I’ve just finished reading The Economist’s blockbuster survey on migration. More very good work developing the newspaper’s line on the liberalisation of migration as a benefit to both nations (receiving and sending) and peoples (likewise). As I have said before (in August and in September), this issue is more important than we think and we allow the politicians to hijack it to meet their short-term (very short-term in this context) needs at our peril. Europe’s population is about to enter a very long decline. Even the new entrants from the East cannot slow the long term fall since their birth rates are already too low. Meanwhile, the only Western nation bucking the trend, the USA, could easily have 500 million inhabitants by mid-century. The economic implications are obvious.
While the USA and the emerging economies grow strongly, slow-growth Europe can only fall further and further behind. You don’t need to share The Economist’s free trader stance to recognise the stark stupidity of turning away willing, young workers at the border while our economies stagnate. We can only hope that the penny drops for European Governments before the current flow of eager migrants has lost interest and moved on to more attractive destinations. Reversing a nation’s (or an entire economic bloc’s) stance on immigration is not easy with the emotional stakes so high but the implications of getting it wrong – a shrinking and ever-more-irrelevant European economy – are too grim to contemplate.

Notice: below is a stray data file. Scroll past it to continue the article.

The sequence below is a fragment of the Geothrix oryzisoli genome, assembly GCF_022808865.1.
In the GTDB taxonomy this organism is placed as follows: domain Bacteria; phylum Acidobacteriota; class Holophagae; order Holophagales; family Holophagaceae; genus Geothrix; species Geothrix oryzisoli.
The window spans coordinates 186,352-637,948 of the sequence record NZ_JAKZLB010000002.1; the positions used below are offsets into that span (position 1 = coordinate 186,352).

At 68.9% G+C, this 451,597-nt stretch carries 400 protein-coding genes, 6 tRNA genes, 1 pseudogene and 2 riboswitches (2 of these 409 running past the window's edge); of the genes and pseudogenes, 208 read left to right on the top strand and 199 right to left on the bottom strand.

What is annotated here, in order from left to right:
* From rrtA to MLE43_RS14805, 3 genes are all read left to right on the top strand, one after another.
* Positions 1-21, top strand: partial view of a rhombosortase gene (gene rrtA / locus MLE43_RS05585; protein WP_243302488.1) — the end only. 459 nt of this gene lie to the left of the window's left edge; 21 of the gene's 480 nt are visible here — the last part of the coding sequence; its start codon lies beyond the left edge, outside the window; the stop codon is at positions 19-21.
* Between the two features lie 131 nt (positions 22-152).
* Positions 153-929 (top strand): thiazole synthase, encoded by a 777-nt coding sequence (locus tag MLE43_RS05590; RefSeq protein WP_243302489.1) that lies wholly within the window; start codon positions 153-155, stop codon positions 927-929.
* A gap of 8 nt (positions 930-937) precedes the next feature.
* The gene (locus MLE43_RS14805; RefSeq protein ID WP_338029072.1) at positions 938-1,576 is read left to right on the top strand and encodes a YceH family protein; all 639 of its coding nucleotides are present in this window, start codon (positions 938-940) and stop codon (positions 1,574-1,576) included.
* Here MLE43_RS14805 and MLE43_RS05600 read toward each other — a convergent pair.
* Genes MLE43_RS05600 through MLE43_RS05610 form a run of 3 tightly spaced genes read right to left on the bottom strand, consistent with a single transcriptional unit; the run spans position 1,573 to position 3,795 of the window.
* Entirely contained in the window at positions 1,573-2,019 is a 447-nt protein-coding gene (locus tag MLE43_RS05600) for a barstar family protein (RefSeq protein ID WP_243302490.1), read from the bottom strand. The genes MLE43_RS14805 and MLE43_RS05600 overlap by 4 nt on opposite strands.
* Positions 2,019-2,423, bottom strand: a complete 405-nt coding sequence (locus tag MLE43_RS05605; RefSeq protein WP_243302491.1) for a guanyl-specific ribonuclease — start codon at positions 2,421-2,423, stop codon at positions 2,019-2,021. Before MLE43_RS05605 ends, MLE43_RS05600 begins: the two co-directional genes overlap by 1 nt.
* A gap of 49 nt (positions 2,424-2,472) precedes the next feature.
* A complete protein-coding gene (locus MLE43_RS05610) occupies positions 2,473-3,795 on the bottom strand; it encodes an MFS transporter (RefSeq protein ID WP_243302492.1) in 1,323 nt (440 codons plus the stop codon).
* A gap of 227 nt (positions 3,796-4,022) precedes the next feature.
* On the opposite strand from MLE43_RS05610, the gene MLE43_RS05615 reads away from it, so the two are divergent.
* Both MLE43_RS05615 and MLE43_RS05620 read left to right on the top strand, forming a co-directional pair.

Stepping up to the plate
As far as immigration goes the arguments are decomposed into racial stereotyping, blatant racism and some fantasy of cultural
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